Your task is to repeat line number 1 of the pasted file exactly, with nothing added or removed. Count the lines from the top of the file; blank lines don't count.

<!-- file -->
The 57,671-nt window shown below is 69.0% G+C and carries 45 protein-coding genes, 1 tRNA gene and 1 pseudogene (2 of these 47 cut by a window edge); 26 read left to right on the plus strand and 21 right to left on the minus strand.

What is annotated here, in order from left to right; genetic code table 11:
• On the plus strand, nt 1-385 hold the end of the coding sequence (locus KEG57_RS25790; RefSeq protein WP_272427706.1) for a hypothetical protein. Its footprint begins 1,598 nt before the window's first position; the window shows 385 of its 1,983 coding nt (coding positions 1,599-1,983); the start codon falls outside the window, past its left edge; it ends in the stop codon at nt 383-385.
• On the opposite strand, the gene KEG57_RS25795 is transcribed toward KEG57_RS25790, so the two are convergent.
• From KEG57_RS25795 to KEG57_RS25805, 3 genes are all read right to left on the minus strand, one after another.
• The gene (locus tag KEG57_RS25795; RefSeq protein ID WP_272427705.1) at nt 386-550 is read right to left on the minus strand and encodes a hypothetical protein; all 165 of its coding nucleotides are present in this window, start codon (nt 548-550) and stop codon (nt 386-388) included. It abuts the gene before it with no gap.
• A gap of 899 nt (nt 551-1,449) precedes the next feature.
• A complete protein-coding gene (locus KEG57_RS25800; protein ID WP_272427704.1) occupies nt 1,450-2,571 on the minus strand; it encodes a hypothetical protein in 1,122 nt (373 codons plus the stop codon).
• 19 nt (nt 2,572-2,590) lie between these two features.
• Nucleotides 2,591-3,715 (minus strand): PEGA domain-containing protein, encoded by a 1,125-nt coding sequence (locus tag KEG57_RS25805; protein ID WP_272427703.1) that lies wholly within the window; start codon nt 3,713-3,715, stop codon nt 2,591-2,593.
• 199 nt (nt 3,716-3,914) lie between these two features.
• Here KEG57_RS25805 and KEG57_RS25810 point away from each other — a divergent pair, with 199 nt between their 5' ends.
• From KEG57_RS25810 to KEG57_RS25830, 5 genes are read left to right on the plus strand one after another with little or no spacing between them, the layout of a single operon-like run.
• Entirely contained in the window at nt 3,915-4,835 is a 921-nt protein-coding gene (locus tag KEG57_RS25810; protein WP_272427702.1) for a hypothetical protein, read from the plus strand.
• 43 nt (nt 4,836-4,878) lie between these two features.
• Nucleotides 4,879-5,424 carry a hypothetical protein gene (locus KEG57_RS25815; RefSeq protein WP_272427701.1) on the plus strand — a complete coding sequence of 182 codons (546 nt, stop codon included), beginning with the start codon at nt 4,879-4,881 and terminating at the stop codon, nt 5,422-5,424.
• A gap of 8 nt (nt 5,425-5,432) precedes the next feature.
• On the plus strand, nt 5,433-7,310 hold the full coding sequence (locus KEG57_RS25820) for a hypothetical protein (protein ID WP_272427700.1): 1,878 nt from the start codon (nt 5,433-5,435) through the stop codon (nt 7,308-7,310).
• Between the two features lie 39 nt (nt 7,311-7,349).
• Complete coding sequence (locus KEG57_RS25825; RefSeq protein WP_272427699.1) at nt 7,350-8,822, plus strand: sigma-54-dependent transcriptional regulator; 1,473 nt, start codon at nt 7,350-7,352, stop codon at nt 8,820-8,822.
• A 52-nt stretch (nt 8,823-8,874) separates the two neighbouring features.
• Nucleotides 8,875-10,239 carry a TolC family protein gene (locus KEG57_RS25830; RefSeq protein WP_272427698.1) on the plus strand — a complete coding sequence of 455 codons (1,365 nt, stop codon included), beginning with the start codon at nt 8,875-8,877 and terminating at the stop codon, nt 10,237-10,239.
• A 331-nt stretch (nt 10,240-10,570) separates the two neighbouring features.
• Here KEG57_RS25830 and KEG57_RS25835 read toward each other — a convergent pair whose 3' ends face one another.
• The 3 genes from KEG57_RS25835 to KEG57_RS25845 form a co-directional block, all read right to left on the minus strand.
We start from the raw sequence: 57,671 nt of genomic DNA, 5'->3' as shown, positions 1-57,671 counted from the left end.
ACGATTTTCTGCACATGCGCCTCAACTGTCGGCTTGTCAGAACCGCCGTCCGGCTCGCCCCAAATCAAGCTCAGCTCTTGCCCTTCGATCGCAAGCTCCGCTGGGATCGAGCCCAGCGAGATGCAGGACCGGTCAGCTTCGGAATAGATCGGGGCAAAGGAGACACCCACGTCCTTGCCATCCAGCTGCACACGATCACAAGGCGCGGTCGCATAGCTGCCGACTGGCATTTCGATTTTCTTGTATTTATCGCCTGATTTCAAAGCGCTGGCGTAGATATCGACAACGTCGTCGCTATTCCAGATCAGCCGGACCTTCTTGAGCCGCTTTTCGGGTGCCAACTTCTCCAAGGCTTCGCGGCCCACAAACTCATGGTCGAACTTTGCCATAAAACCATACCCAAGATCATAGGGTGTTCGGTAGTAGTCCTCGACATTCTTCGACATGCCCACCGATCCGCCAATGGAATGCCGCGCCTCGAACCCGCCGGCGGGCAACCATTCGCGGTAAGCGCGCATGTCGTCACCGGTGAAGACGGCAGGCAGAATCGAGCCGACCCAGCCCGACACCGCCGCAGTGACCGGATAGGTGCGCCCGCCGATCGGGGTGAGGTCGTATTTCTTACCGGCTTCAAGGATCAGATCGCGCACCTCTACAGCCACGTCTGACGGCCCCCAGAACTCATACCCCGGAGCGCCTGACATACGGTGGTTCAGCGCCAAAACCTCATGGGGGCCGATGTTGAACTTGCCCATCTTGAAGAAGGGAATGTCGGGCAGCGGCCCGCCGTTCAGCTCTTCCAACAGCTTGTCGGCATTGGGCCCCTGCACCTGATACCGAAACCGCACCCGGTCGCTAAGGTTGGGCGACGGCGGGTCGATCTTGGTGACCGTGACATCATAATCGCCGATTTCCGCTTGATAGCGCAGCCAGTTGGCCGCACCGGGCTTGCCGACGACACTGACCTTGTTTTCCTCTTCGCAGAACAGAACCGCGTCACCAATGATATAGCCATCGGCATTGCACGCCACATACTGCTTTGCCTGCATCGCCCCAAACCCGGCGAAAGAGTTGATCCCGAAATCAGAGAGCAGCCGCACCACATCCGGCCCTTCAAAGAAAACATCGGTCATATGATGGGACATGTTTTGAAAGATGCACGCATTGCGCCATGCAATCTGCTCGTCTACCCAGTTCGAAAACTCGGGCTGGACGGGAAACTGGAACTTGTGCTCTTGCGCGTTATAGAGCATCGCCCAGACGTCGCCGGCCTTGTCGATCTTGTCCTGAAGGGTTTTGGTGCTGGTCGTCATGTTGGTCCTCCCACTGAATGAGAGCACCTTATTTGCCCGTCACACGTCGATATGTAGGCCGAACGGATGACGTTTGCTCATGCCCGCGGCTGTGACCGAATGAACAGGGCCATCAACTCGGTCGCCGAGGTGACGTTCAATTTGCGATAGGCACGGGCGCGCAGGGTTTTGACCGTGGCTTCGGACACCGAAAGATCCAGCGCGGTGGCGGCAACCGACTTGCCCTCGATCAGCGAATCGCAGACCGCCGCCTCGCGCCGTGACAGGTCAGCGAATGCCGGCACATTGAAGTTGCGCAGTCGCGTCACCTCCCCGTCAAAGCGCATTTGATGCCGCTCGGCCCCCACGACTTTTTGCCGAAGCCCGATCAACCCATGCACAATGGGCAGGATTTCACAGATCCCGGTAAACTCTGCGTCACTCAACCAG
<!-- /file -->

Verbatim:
The 57,671-nt window shown below is 69.0% G+C and carries 45 protein-coding genes, 1 tRNA gene and 1 pseudogene (2 of these 47 cut by a window edge); 26 read left to right on the plus strand and 21 right to left on the minus strand.